Purpose/background: Pharmacokinetics may be of relevance for the risk of clozapine discontinuation. We compared metabolite profiles, accounting for smoking habits, in patients switching versus maintaining clozapine treatment at therapeutic concentrations.
Methods/procedures: Adult patients with clozapine serum levels above 1070 nmol/L (350 ng/mL) were retrospectively included from a Norwegian therapeutic drug monitoring service during 2018-2020. Inclusion criteria were (1) known smoking habits, (2) blood sample drawn within 10 to 30 hours after last clozapine intake, and (3) detectable levels of N-desmethylclozapine, clozapine-N-oxide, clozapine-5N-glucuronide, or clozapine-N+-glucuronide. Patients comedicated with cytochrome P450 enzyme inducers, inhibitors, or valproic acid were excluded. The high-resolution mass spectrometry assay enabled detection of 21 clozapine metabolites. Metabolite profiles were compared between patients switching treatment (switchers), measured as clozapine being replaced by another antipsychotic drug in blood samples, versus maintaining clozapine treatment (nonswitchers) during the study period.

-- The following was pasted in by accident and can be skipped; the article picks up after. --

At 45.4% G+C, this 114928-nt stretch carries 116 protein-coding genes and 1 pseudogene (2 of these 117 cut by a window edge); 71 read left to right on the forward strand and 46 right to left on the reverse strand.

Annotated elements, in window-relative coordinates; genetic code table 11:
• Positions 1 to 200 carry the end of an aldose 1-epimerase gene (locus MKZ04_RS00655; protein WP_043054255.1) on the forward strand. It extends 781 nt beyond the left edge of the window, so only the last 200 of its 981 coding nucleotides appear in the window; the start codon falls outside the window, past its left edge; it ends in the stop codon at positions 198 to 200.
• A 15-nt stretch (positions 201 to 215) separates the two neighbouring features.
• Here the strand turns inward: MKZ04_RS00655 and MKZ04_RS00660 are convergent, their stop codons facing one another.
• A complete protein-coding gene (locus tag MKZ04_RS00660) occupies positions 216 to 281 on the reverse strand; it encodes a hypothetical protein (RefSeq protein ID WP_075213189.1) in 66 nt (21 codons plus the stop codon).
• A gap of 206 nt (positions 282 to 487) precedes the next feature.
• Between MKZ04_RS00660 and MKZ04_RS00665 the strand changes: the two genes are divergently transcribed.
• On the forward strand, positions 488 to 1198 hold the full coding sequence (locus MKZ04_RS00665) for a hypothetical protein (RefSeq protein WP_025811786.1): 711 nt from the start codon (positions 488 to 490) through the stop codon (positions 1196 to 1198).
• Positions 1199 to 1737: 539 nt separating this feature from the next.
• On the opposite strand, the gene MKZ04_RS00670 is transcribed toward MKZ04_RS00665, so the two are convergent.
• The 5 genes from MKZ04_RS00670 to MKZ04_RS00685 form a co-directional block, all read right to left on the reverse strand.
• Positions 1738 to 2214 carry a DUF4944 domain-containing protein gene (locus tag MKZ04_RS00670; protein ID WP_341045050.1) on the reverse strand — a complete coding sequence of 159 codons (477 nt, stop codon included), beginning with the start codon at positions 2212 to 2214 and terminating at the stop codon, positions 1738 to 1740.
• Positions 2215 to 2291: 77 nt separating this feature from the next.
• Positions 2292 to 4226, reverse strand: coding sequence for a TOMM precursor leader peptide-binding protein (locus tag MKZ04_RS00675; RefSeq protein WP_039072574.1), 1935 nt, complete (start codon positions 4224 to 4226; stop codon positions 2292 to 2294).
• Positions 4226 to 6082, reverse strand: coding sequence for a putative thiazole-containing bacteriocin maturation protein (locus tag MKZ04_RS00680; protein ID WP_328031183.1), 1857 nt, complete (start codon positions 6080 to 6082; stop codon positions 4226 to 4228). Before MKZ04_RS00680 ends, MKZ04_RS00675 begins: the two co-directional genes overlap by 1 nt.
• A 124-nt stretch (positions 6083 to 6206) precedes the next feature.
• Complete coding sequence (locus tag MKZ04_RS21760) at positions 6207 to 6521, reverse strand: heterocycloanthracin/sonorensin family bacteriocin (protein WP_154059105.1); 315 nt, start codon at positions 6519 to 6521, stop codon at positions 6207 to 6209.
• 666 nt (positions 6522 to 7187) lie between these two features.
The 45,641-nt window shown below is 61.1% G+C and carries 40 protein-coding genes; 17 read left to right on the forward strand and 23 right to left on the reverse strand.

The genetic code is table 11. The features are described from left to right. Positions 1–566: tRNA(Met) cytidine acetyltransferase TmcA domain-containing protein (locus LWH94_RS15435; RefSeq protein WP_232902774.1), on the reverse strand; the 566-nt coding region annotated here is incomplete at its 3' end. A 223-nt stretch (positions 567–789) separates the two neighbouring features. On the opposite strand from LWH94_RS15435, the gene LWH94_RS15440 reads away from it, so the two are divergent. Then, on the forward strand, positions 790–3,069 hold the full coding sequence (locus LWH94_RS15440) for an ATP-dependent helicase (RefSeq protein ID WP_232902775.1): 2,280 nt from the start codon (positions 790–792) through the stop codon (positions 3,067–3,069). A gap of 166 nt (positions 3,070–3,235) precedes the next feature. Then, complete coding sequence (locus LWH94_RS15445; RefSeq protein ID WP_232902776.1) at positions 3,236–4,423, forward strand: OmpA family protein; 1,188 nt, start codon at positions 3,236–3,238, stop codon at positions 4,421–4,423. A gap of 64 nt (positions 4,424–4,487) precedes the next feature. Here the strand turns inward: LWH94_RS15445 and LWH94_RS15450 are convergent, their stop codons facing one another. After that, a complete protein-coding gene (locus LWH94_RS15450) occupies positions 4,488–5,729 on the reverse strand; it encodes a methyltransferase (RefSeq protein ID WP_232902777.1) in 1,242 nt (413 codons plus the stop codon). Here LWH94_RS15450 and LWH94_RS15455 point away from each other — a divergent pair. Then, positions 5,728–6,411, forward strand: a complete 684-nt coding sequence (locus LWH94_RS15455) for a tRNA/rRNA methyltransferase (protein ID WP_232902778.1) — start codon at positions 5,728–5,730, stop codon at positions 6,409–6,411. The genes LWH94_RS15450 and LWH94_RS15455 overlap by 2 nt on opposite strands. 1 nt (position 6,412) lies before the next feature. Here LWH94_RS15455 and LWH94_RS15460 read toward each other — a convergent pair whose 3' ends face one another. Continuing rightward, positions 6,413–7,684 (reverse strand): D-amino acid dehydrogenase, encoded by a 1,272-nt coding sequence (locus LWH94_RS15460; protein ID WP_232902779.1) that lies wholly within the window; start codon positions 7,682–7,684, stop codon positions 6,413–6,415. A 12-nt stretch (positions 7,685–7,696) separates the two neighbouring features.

Findings/results: Of the 84 patients fulfilling the study criteria, 7 patients (8.3%) were identified as clozapine switchers. After correcting for smoking habits, the clozapine-5N-glucuronide/clozapine ratio was 69% lower (P < 0.001), while the clozapine-N+-glucuronide/clozapine-5N-glucuronide ratio was 143% higher (P = 0.026), respectively, in switchers versus nonswitchers. The other metabolite ratios did not significantly differ between switchers and nonswitchers.
Implications/conclusions: The present study found a significantly reduced 5N-glucuronidation phenotype in patients switching from clozapine at therapeutic serum concentrations (>1070 nmol/L) to other antipsychotic drugs. This may indicate that glucuronidation, as a potential detoxification mechanism, is related to clozapine tolerability. However, the causality of this observation needs to be investigated in future studies with larger patient populations.
Copyright © 2022 The Author(s). Published by Wolters Kluwer Health, Inc.